abdominal ganglion.J. Neurosci.
13:4072–4081, 1993.PubMedGoogle Scholar
Fast, V. G., and A. G. Kléber. Microscopic conduction in cultured strands of neonatal rat heart cells measured with voltage-sensitive-dyes.Circ. Res.
73:914–925, 1993.PubMedGoogle Scholar
Frazier, D. W., P. D. Wolf, J. M. Wharton, A. S. L. Tang, W. M. Smith, and R. E. Ideker Stimulus-induced critical point: mechanism for initiation of reentry in normal canine myocardium.J. Clin. Invest.
83:1039–1052, 1989.PubMedGoogle Scholar
Girouard, S. D., K. R. Laurita, and D. S. Rosenbaum. Unique characteristics of optically recorded action potentials.J. Cardiovasc. Electrophysiol.
7:1024–1038, 1996.PubMedCrossRefGoogle Scholar
Gray, R. A., J. Jalife, A. Panfilov, W. T. Baxter, C. Cabo, J. Davidenko, and A. M. Pertsov. Nonstationary vortexlike reentrant activity as a mechanism of polymorphic ventricular tachycardia in the isolated rabbit heart.Circulation
91:2454–2469, 1995.PubMedGoogle Scholar
Grinvald, A. Real-time optical mapping of neuronal activity: from single growth cones to the intact mammalian brain.Ann. Rev. Neurosci.
8:263–305, 1985.PubMedCrossRefGoogle Scholar
Hirota, A, K. Sato, Y. Momose-Sato, T. Sakai, and K. Kamino. A new simultaneous 1020-site optical recording system for monitoring neural activity using voltage-sensitive dyes.J. Neurosci. Methods
56:187–194, 1995.PubMedCrossRefGoogle Scholar
Janesick, J. R., T. Elliott S. Collins, M. M. Blouke, and J. Freeman. Scientific charge-coupled devices.Opt. Eng.
26: 692–714, 1987.Google Scholar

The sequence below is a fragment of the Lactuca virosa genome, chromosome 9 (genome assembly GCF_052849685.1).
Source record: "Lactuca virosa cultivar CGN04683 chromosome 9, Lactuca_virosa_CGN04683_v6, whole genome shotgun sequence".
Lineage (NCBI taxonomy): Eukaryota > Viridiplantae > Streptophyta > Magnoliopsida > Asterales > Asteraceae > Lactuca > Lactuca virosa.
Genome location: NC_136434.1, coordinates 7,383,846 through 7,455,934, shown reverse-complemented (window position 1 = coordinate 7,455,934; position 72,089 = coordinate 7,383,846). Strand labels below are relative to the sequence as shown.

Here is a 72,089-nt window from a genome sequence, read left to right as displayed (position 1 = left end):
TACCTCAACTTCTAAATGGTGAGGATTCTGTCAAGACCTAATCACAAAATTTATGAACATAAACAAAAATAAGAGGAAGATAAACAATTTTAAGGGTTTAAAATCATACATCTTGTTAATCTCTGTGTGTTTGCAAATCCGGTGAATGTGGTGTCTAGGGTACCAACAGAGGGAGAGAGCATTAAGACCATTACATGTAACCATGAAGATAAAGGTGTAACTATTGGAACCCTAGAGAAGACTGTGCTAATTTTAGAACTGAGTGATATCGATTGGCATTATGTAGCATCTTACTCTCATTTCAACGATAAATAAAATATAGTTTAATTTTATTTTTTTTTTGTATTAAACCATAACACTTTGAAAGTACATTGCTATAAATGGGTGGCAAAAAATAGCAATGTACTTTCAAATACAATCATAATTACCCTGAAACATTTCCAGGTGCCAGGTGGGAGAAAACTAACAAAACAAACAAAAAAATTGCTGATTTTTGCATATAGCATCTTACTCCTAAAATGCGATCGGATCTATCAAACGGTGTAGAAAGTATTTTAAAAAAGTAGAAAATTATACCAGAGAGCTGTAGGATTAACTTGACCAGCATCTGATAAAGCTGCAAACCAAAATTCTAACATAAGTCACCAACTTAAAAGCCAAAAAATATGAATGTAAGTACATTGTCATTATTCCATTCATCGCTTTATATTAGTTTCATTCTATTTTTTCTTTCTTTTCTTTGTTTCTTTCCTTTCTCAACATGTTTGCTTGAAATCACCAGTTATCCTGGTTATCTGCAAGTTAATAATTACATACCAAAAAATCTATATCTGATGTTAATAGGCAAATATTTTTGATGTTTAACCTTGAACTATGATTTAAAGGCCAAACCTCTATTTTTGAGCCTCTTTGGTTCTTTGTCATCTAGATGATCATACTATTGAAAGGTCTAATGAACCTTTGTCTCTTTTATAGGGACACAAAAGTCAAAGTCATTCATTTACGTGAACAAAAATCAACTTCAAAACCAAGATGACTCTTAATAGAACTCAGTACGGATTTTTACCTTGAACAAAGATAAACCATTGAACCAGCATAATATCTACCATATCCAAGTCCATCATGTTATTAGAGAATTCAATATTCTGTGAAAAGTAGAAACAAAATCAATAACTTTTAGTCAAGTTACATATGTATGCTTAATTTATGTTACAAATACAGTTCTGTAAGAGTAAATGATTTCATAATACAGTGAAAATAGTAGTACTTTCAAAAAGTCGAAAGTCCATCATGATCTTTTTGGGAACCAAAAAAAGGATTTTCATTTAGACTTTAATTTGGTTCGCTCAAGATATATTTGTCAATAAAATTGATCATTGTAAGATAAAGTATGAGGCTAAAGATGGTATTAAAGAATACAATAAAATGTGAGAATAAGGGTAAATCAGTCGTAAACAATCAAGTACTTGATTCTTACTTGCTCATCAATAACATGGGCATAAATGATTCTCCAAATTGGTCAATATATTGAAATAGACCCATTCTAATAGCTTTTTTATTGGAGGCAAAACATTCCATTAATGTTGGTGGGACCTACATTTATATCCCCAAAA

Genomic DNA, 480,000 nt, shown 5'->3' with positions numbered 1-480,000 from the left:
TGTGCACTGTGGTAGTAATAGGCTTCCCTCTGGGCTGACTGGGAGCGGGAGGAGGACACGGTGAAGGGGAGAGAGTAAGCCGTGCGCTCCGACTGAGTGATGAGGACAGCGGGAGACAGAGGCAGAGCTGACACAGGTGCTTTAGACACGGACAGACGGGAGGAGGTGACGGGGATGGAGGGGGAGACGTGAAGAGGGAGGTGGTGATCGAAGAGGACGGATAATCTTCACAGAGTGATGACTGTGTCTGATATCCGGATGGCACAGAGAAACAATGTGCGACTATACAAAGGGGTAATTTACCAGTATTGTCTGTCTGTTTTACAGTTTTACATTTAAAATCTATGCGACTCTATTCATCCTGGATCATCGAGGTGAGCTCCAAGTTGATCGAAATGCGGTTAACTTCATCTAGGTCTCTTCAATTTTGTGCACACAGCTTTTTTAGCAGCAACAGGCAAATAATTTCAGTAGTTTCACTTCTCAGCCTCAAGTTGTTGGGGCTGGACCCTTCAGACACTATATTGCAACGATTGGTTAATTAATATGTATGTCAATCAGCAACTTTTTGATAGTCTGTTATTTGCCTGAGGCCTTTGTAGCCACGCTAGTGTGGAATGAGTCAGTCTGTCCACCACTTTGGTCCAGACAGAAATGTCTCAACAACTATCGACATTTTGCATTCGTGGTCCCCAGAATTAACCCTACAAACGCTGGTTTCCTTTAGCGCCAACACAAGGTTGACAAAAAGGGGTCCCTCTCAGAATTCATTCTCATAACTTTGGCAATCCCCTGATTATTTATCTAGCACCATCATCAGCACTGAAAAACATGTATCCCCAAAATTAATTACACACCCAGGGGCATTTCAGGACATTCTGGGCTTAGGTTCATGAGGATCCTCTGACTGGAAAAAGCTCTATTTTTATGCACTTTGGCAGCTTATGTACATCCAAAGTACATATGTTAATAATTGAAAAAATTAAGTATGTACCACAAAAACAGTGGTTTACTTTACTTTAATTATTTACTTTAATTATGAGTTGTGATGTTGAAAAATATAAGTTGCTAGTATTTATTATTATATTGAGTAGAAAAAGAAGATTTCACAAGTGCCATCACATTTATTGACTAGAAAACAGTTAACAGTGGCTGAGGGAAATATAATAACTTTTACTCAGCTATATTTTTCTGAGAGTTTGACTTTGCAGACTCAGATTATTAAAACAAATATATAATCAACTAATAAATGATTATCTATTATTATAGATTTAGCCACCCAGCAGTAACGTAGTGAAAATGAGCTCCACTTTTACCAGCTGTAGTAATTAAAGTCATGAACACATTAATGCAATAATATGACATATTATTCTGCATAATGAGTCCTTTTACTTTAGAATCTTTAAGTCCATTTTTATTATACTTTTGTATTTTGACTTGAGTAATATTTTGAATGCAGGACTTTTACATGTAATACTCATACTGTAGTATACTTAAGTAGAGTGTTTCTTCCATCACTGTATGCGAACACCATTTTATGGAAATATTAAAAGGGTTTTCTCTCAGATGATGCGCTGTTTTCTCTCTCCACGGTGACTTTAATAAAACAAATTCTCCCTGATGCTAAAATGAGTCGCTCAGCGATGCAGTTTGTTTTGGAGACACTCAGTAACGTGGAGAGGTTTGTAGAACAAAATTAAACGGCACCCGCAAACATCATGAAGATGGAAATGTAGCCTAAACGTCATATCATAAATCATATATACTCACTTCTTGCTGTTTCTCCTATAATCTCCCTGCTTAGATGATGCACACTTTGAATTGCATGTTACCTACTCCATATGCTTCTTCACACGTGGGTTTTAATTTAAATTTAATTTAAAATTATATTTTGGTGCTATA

Kauer, J. S.: Real-time imaging of evoked activity in local circuits of the salamander olfactory bulb.Nature
331:166–168, 1988.PubMedCrossRefGoogle Scholar
Lasser-Ross, N., H. Miyakawa, V. Lev-Ram, S. R. Young, and W. N. Ross. High time resolution fluorescence imaging with a CCD camera.J. Neurosci. Methods
36:253–261, 1991.PubMedCrossRefGoogle Scholar
Liu, Y., C. Cabo, R. Salomonsz, M. Delmar J. Davidenko, and J. Jalife. Effects of diacetyl monoxime on the electrical properties of sheep and guinea pig ventricular muscle.Cardiovasc. Res.
27:1991–1997, 1993.PubMedCrossRefGoogle Scholar
Loew, L. M., L. B. Cohen, J. Dix, E. N. Fluhler, V. Montana, G. Salama, and J. Y. Wu. A naphthyl analog of the aminostyryl pyridinium class of potentiometric membrane dyes shows consistent sensitivity in a variety of tissue, cell, and model membrane preparations.J. Membr. Biol.
130:1–10, 1992.PubMedGoogle Scholar
MacKay, C.D. Fast optical imaging techniques. In: Fluorescence spectroscopy, edited by O. S. Wolfbeis. New York: Springer-Verlag, 1993, pp. 25–30.Google Scholar
Pertsov, A. M., J. M. Davidenko, R. Salomonsz, W. T. Baxter, and J. Jalife. Spiral waves of excitation underlie reentrant activity in isolated cardiac muscle.Circ. Res.
72:631–650, 1993.PubMedGoogle Scholar
Ratzlaff, E. H., and A. Grinvald. A tandem-lens epifluorescence macroscope: hundred-fold brightness advantage for wide-field imaging.J. Neurosci. Methods
36:127–137, 1991.PubMedCrossRefGoogle Scholar
Rohr, S., and B. M. Salzberg. Multiple site optical recording of transmembrane voltage (MSORTV) in patterned growth heart cell cultures: assessing electrical behavior, with microsecond resolution, on a cellular and subcellular seale.Biophys. J.
67:1301–1315, 1994.PubMedCrossRefGoogle Scholar
Russ, J. C.. The Image Processing Handbook, Boca Raton, FL: CRC Press, 1992, pp. 1–445.Google Scholar
Salama, G. Optical measurements of transmembrane potential in heart. In: Spectrosopic membrane probes, vol. 3, edited by L. M. Loew. Boca Raton, FL: CRC Press, 1988, pp. 137–199.Google Scholar
Salama, G., and M. Morad. Merocyanine 540 as an optical probe of transmembrane electrical activity in the heart.Science
191:485–487, 1976.PubMedCrossRefGoogle Scholar
© Biomedical Engineering Society 1997